Hey there, time traveller!
This article was published 3/2/2014 (818 days ago), so information in it may no longer be current.
If Ben Bernanke had known what was coming when he was offered the chairmanship of the Federal Reserve in 2005, he might have turned the job down. Most sane men would, and Bernanke is as sane as they come. The United States was lucky he was there when having an outstanding Fed chairman mattered so much. This was his last week in charge: He’s mostly being applauded, by economists at least, and he richly deserves it.
Bernanke is an academic authority on the Great Depression. This was enormously valuable, even though (as he emphasized in a recent speech on the Fed and the crash) financial markets have changed out of recognition since the 1930s. One timeless lesson of the earlier crisis is that when the Fed is faced with a financial emergency, it has to be bold: Dithering and half-measures can be fatal. Within the constraints he faced — a point I’ll come back to — Bernanke applied that wisdom, and re-purposed it for modern conditions.
When the crisis hit, panic drained liquidity not just from commercial banks and other deposit-takers but from an array of new "shadow banking" intermediaries. To be an effective lender of last resort, the Fed had to operate much more broadly than the orthodox view implied. It did. Later, with the crisis contained, the Fed led "stress tests" of the banking system to see which parts were solvent and which weren’t. This was novel too. Compare the Fed-managed exercise for rigor and disclosure with the European equivalent. The first helped to restore confidence; the second, rightly seen as a sham, prolonged the crisis.
Bernanke’s Fed was bold and innovative in macroeconomic policy as well. With short-term interest rates cut to zero, its main policy instrument became ineffective. So the Fed bought enormous quantities of assets to drive down long-term interest rates. Quantitative easing worked, and it was vital. The Fed found a way to deliver additional monetary easing at a time when Washington was withdrawing fiscal stimulus. In supporting demand, Bernanke wasn’t just acting alone, he had to contend with a broken budget system that was actually making the recession worse.
QE has been controversial partly because it’s new. Anything new, adopted on this scale, involves uncertainty. The question is whether the benefit justified the risk. We won’t know for sure until QE is unwound — but on the evidence at hand it was the right policy. A feeble recovery from a ferocious recession would surely have been even weaker if not for QE.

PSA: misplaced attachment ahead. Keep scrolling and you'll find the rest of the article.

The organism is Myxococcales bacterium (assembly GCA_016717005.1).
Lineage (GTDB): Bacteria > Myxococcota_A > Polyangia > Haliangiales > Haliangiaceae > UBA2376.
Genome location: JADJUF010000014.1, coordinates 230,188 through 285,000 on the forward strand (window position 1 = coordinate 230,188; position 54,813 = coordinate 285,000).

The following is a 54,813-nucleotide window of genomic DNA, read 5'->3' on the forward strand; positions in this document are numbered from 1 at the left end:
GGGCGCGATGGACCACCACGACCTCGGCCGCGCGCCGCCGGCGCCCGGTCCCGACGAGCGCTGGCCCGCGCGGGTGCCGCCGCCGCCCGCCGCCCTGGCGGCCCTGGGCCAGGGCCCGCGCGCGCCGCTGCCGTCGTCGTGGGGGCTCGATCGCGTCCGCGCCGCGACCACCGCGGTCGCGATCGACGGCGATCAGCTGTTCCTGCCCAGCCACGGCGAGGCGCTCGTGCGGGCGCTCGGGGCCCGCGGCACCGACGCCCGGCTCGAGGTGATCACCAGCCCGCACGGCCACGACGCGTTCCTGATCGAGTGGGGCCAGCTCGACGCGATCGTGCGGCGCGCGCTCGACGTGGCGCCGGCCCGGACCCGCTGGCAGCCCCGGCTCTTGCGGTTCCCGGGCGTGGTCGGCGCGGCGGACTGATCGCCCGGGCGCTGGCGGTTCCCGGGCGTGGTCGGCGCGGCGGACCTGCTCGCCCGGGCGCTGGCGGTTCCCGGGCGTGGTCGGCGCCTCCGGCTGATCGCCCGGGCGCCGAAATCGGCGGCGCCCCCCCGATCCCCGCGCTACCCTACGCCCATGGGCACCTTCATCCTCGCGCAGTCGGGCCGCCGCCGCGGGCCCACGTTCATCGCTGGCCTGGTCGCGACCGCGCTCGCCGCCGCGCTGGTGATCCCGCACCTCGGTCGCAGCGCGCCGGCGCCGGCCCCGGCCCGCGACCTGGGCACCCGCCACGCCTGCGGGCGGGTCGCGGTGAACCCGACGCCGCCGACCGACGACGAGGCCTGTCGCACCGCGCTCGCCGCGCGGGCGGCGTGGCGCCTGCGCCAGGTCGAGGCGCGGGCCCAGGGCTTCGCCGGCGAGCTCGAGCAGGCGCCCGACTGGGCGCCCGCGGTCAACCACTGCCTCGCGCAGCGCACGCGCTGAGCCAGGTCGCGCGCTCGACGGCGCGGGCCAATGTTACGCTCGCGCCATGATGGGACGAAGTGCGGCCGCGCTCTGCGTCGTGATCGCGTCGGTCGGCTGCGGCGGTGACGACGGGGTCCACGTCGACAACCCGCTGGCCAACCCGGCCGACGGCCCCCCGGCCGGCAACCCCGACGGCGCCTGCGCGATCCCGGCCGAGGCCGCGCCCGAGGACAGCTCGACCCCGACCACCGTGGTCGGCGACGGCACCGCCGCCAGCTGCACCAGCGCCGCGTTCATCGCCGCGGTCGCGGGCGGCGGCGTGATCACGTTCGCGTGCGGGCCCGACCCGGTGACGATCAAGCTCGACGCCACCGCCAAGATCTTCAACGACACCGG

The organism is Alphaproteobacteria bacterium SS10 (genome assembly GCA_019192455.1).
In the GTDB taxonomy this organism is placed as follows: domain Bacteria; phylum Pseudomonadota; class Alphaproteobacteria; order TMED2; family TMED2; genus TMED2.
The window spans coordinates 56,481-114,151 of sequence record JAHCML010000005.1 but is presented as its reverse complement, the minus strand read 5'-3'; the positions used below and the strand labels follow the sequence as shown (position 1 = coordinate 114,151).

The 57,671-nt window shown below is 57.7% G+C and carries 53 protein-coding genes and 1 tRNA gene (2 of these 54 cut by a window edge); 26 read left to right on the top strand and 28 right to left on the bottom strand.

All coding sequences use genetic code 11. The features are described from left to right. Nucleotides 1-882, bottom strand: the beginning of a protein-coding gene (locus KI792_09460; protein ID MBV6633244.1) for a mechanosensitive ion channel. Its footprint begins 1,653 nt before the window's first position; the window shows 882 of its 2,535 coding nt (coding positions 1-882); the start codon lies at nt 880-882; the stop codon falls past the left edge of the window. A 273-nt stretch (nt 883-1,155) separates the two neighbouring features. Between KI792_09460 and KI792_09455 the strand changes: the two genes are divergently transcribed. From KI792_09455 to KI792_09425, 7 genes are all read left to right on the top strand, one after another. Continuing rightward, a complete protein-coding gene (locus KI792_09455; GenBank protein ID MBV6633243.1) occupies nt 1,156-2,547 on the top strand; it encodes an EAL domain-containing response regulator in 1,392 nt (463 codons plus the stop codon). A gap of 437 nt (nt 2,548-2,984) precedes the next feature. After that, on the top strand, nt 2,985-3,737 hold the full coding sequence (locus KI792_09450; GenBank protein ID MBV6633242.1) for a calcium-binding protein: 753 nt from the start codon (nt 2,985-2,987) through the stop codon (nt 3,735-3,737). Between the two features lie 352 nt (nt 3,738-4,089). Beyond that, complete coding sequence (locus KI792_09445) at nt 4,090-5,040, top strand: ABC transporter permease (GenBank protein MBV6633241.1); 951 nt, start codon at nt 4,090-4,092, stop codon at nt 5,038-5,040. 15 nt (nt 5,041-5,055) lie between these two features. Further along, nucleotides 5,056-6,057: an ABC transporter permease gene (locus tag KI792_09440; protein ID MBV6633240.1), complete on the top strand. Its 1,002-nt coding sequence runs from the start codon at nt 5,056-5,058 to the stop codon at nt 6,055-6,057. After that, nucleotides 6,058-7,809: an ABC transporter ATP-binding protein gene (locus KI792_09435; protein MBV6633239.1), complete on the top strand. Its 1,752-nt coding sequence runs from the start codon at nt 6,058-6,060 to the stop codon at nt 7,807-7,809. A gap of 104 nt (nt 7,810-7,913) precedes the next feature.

The idea that the asset purchases should have been both bigger and sustained for longer — rather than being scaled back, as they were again at Bernanke’s last policy meeting last Wednesday — makes a lot more sense than saying the Fed went too far. The Fed has the tools to tighten later when it needs to; for now, inflation is lower than target and the labour market is slack. But give the man credit: Bernanke resorted to QE on a scale that would have been hard to envisage before the crash.
Pressed too far, demands for the Fed to be even bolder are naive. Economists are mostly impressed with Bernanke’s record, but conservative politicians and pundits certainly aren’t. That’s a problem, because to remain an effective central bank the Fed needs to guard its operational independence, and its freedom to act isn’t guaranteed. Up to a point, Fed chairmen can evade or push back against critics in Congress — Bernanke did, and so did Paul Volcker in the 1980s — but the Fed can’t act as though Congress wasn’t there.
This puts limits on how radical it can be. For instance, some argue that the Fed needs an entirely new approach to monetary policy. Instead of a target for inflation it should adopt a target for the price level several years ahead, or for the level of nominal gross domestic product; or maybe it should raise the inflation target to four per cent or more.
The economic reasoning behind such proposals is appealing. What they have in common is the idea that expectations of higher inflation would lower real interest rates even when nominal rates are at their zero floor — which is true, of course. But if QE arouses fierce opposition, what would be the reaction in Congress to the Fed’s announcing an actual intention to cause higher-than-target inflation?
There are strictly economic objections to this family of ideas as well, starting with the idea that the Fed’s credible commitment to low inflation was hard to establish, has many benefits, and should not be discarded — but put the economics to one side. Politics constrains the Fed, and a chairman who chose to ignore that fact would put the institution, and its ability to do its job, at risk.
I haven’t agreed with Bernanke about everything. I think his fondness for detailed "forward guidance" — meant to convince investors that short-term rates will stay low for longer — is unwise, and apt to cause more confusion than it dispels. The tapering of QE could have waited a while longer. I also think the Fed has made too little progress on so-called macro-prudential regulation. This is the main item of unfinished business post-crash. Again, though, the Fed can’t go it alone on regulation: It has to work with legislators and other regulators, both at home and abroad.
History will render the final verdict, but I’ll be astonished if Bernanke doesn’t go down as a great Fed chairman — the right man in the right place at the right time.
Clive Crook is a member of Bloomberg View’s editorial board.
— Bloomberg News